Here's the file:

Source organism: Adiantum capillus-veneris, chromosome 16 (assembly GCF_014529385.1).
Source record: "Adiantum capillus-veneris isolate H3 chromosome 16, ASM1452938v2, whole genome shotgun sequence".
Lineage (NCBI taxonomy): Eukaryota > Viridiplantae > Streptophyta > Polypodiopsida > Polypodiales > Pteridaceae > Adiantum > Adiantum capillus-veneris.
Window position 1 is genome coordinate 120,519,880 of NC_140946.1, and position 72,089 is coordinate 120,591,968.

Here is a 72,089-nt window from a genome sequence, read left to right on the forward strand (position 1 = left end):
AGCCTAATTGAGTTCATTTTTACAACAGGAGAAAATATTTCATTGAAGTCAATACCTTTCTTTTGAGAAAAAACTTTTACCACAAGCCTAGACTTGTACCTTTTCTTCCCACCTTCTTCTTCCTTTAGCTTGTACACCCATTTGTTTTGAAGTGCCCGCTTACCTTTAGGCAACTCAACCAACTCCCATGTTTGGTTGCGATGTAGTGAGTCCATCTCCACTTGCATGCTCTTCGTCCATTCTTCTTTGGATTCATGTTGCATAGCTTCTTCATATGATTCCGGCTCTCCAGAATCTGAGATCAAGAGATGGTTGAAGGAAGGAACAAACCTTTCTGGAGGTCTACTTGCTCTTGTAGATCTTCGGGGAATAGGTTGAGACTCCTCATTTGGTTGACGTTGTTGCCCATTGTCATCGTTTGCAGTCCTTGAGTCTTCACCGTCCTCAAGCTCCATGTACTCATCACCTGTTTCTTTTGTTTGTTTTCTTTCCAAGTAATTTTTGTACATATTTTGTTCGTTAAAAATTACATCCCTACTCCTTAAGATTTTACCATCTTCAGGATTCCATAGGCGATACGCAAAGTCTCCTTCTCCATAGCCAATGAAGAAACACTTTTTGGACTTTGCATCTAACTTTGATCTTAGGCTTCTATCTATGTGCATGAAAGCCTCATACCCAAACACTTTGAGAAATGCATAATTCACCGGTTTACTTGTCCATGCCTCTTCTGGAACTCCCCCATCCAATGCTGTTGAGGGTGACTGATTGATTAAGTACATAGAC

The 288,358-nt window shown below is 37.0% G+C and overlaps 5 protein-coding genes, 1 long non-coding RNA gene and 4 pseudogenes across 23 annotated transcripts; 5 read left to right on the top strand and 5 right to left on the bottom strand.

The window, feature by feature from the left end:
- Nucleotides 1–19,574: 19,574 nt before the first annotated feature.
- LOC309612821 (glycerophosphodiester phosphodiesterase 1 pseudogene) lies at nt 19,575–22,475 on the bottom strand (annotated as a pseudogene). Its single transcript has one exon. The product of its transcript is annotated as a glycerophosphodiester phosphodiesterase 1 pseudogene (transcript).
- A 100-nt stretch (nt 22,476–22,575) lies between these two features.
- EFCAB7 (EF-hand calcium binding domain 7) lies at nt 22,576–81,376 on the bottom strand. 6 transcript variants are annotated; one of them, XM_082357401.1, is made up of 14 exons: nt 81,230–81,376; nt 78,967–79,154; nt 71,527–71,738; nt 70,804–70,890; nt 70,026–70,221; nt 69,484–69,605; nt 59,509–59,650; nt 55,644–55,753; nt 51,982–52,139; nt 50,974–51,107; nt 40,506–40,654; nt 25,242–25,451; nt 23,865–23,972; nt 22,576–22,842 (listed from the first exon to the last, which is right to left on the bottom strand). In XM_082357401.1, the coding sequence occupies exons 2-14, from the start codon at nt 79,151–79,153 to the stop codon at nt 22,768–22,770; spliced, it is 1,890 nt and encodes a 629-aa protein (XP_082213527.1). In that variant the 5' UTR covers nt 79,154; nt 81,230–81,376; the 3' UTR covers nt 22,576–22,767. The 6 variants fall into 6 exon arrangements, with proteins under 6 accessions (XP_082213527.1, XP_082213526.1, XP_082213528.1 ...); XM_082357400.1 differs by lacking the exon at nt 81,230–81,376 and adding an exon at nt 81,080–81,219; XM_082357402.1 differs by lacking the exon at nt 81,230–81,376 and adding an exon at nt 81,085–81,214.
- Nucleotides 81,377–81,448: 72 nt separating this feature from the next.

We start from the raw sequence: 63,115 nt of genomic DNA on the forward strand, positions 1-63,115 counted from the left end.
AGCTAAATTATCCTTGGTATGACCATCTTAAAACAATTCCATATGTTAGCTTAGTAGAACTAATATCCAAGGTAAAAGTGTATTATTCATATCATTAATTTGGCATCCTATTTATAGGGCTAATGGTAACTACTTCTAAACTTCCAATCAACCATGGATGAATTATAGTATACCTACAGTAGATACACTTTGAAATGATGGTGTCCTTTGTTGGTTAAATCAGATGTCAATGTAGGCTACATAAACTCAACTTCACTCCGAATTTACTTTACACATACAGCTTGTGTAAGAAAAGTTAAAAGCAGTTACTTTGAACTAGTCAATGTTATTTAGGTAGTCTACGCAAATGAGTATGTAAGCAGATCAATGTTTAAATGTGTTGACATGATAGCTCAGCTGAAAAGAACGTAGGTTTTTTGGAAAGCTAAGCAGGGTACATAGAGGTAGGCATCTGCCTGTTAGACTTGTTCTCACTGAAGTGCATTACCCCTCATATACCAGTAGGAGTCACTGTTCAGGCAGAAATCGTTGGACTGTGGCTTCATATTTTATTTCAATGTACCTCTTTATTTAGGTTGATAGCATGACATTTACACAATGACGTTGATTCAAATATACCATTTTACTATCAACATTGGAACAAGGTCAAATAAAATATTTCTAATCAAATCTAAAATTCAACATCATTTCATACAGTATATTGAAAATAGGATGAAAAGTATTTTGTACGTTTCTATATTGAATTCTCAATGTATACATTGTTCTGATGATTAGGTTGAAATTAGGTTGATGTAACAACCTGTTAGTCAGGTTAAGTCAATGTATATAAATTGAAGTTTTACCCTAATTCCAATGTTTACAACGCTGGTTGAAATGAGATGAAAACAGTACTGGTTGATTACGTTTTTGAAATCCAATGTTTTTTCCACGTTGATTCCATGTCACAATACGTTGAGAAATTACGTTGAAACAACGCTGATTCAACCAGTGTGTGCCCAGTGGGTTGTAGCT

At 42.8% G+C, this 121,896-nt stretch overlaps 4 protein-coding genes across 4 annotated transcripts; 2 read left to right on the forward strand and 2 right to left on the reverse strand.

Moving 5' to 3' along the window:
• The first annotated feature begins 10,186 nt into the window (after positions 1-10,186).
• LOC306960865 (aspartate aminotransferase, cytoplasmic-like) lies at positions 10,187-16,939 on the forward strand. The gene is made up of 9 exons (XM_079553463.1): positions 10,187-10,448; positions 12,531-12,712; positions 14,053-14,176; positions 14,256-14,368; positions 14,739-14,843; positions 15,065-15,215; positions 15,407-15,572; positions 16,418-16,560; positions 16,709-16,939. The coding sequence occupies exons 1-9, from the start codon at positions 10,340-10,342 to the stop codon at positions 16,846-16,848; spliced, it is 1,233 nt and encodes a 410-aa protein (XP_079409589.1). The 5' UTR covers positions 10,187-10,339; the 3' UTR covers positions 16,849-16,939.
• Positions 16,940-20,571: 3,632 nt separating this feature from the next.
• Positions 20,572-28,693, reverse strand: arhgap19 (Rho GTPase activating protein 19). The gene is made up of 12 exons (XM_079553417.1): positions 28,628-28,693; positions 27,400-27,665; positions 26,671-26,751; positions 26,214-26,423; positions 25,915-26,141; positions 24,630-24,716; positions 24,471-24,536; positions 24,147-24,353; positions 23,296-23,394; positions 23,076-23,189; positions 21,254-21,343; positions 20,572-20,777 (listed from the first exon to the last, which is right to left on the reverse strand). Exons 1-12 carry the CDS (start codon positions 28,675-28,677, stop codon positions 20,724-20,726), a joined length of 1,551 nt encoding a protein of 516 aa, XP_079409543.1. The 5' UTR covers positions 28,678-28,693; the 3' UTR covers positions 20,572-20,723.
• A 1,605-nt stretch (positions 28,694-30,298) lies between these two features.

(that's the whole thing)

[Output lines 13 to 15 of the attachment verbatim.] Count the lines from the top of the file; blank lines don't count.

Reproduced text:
- Nucleotides 81,377–81,448: 72 nt separating this feature from the next.

We start from the raw sequence: 63,115 nt of genomic DNA on the forward strand, positions 1-63,115 counted from the left end.
AGCTAAATTATCCTTGGTATGACCATCTTAAAACAATTCCATATGTTAGCTTAGTAGAACTAATATCCAAGGTAAAAGTGTATTATTCATATCATTAATTTGGCATCCTATTTATAGGGCTAATGGTAACTACTTCTAAACTTCCAATCAACCATGGATGAATTATAGTATACCTACAGTAGATACACTTTGAAATGATGGTGTCCTTTGTTGGTTAAATCAGATGTCAATGTAGGCTACATAAACTCAACTTCACTCCGAATTTACTTTACACATACAGCTTGTGTAAGAAAAGTTAAAAGCAGTTACTTTGAACTAGTCAATGTTATTTAGGTAGTCTACGCAAATGAGTATGTAAGCAGATCAATGTTTAAATGTGTTGACATGATAGCTCAGCTGAAAAGAACGTAGGTTTTTTGGAAAGCTAAGCAGGGTACATAGAGGTAGGCATCTGCCTGTTAGACTTGTTCTCACTGAAGTGCATTACCCCTCATATACCAGTAGGAGTCACTGTTCAGGCAGAAATCGTTGGACTGTGGCTTCATATTTTATTTCAATGTACCTCTTTATTTAGGTTGATAGCATGACATTTACACAATGACGTTGATTCAAATATACCATTTTACTATCAACATTGGAACAAGGTCAAATAAAATATTTCTAATCAAATCTAAAATTCAACATCATTTCATACAGTATATTGAAAATAGGATGAAAAGTATTTTGTACGTTTCTATATTGAATTCTCAATGTATACATTGTTCTGATGATTAGGTTGAAATTAGGTTGATGTAACAACCTGTTAGTCAGGTTAAGTCAATGTATATAAATTGAAGTTTTACCCTAATTCCAATGTTTACAACGCTGGTTGAAATGAGATGAAAACAGTACTGGTTGATTACGTTTTTGAAATCCAATGTTTTTTCCACGTTGATTCCATGTCACAATACGTTGAGAAATTACGTTGAAACAACGCTGATTCAACCAGTGTGTGCCCAGTGGGTTGTAGCT